Within The Realm Of A Dying Sun (1987)
This was the band’s third masterpiece, and a firm favourite of mine. The otherworldliness of Spleen And Ideal is here leaning towards the symphonic, a neo-classical oomph held on an animated skyline. As with Ideal, Brendan Perry is in fine fettle, dedicating a whole side to pondering life’s woes, drawing inspiration from the historical, mythical, going for the emotional jugular in doomed Romantic hues.Those chiming chords and surging strings, that heralding brass funnelling you into the metaphorical marionettes of his silky baritone. The mausoleum shot of the cover resonating in your mind, as all that swooning splendour takes you hostage, his earnest words entrapping you in withering beauty, a swansong to humanity in plucked strata, bowing slides and trickling keystrokes, every note evo-sticking you to those stirring poetics. “The Wake Of Adversity”, the instrumental windfall, the majestic “Xavier” in particular basking in the cloistered afterglow heralded in Lisa Gerrard‘s tapering chants, biting its percussive nails to rousing momentums and trumpeted heraldry. Some of Brendan’s finest moments are here, to which Lisa adds her own special brand of epic for the rest of the album. A military snare and booming timpani easing you into the unworldly innovation that is “Dawn of The Iconoclast” The grandeur of this is flooring, but the next track goes beyond. Starting with a deceptive tease of the hammered dulcimer before galloping away to a swirling of passionate kicks, “Cantara” is probably the best Dead Can Dance song ever, and twenty-eight years on, it still races richly through your head, sends the spine a tide of shivers, Brendan shadowing Lisa’s orientals as the shimmer of strings rush round them like Tarkovsky‘s winds over the Russian steppes. The monumental “Summoning Of The Muse” picks up the wake of the previous track in peeling bells, seduced in slippery sweeps of cello, that lush bewitchment of Lisa’s flowing down stream to trickling trombone. Staccato flicks of violin measure the albums finale, “Persephone”, a slow brew of the dark nomadics with a spiralling sense of sombreness that haunts far beyond its grooved limitations.
Garden Of The Arcane Delights / The John Peel Sessions (1983-1984)
The Garden Of The Arcane Delights EP captures the band at a crucial turning point, a duo chasing a unique vision dancing a rainstorm of dulcimer and linguistic divinations. There’s a Yuletide glisten that “Flowers Of The Sea” paints in hypno-sequined washes and vivid tabla, the twilight-filled dirge of Brendan’s instilling that all-important lyrical magic to the equation, sucking at the dark allure of the Winter Equinox. Four tracks that are still as vibrant as the day I first heard them.Often seen as a bridge between their first two albums, this new expanded version joins the original foursome with eight sessions the band did for (the much-missed) John Peel back in the early Eighties. As a die-hard fan these are a must. The first four are incredibly early, documenting an embryonic Dead Can Dance from ’83 and it’s fascinating to hear the Casio preset wonder of the instrumental track; in lesser hands this would spell certain disaster, but Dead Can Dance show how arts’n’craftsy they could be with even the cheapest and tackiest of wares.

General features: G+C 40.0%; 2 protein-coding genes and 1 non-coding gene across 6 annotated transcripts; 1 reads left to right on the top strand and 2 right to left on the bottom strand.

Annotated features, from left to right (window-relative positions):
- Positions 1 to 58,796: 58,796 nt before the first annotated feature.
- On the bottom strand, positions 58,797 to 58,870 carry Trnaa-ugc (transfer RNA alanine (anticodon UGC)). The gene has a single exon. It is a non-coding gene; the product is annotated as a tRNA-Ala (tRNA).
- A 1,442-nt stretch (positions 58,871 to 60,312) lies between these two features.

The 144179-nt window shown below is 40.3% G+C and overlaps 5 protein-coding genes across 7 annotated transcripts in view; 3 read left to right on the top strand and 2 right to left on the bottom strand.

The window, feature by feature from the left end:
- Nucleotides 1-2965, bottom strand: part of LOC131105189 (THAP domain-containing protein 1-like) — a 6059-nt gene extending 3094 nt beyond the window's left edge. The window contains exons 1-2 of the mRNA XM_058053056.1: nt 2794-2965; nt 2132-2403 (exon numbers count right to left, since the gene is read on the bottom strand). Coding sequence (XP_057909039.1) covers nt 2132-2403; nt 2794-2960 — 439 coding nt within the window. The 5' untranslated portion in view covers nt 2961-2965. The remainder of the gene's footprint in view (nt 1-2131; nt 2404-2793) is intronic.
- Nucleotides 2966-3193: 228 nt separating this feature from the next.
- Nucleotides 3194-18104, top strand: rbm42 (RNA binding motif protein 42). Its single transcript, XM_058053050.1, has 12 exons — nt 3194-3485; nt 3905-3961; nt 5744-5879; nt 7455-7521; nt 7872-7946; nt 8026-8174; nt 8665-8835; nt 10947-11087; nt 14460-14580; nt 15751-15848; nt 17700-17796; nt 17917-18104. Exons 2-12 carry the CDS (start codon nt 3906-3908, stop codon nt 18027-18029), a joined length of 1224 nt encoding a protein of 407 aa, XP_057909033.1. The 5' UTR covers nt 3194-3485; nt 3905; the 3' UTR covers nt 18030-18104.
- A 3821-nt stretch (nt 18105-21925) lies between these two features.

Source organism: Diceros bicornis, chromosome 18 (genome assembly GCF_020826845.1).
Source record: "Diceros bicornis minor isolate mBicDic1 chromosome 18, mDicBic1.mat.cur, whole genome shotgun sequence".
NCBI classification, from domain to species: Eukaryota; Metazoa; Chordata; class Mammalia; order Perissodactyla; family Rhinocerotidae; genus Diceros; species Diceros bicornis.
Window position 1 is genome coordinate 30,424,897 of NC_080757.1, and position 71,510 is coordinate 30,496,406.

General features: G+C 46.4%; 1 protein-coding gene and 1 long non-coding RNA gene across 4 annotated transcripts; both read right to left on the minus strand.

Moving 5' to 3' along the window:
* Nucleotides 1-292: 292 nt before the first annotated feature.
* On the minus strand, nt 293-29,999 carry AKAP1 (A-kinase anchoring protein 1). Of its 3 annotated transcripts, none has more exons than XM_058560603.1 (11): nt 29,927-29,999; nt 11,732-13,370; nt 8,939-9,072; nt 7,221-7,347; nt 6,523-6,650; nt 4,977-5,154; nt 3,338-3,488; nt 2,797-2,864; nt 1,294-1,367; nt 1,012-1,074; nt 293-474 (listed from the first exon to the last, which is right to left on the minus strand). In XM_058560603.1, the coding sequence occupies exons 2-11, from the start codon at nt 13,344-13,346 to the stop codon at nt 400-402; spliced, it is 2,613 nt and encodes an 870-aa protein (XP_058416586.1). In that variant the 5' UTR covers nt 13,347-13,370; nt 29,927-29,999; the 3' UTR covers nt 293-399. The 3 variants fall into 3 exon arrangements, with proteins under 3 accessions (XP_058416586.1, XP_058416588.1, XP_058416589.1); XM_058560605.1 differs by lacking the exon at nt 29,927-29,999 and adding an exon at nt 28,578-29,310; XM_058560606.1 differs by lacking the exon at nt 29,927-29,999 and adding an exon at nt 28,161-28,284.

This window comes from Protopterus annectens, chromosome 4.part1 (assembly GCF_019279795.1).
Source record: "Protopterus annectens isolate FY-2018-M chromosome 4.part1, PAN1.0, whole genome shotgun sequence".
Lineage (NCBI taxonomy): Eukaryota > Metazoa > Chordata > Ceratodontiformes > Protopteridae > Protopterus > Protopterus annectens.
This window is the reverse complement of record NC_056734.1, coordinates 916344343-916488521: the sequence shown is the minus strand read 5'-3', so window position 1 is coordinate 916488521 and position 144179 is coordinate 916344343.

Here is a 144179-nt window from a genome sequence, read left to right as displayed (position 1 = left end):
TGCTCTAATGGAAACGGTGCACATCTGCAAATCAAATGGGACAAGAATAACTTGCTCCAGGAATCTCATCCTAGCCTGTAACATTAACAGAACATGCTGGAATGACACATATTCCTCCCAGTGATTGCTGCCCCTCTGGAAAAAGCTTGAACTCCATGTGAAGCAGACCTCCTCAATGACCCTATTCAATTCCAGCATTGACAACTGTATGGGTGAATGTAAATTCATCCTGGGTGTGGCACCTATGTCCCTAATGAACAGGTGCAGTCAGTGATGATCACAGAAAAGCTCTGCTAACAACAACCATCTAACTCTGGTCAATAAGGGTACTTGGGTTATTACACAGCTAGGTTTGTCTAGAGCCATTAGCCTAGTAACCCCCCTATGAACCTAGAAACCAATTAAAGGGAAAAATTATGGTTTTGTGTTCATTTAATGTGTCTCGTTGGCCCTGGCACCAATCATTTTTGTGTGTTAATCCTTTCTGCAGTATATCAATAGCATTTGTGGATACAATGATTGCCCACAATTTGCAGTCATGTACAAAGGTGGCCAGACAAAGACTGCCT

“Labour Of Love” too (never officially released), probably more so, is a Brendan creation that grabs a certain Echo And The Bunnymen / Morrissey vibe to a dulcimer-bitten electronic backing. The otherworldly ambience of “Ocean” and the (already) full-bodied “Threshold” are both radiant with the overflowing promise of things to come. The fourth side documents the band’s growth a year later, slipping ever closer to uncharted glory. A session that faithfully holds to the studio versions of the original EP, plus a very early version of “Avatar” providing the first inklings of Spleen And Ideal‘s majesty.
Toward The Within (1994)
Why it look so long to release a live album is anybody’s guess, but the wait was rewarded by this outstandingly addition to Dead Can Dance’s discography, a double LP premièring a lot of new flesh that far outweighed the more established pieces. Usually, these things are massively retrospective affairs, raking over the embers of past glories, but this is live in every sense of word, showcasing a band at the height of their powers, igniting even brighter futures.The intensity of the opener “Rakim” is incredible, a daze of dulcimer and ethnic energy, the duo injecting generous splashes of ying and yang through its vistas. “Desert Song” shares in a similar breathtaking Middle Eastern verve, Brendan gliding arrow-like and vigour-versed, interchanging languages, later sparking the stripped-back acoustics for “American Dreaming” or slipping easily into singer-songwriter genius with the honey-soaked “I Can See Now”.
Nothing lags, no cuts below par. Lisa continues to commune with the arcane too, “Yulunga” burning luminous, that full-tilted “Cantara” outshining its studio counterpart. There are the first glimpses of material that would form her Mirror Pool début too. The audience appreciation between the tracks speaks volumes for a performance that still holds true some twenty years later. I can’t recommend this album enough, an utterly satisfying slice of what makes Dead Can Dance so great.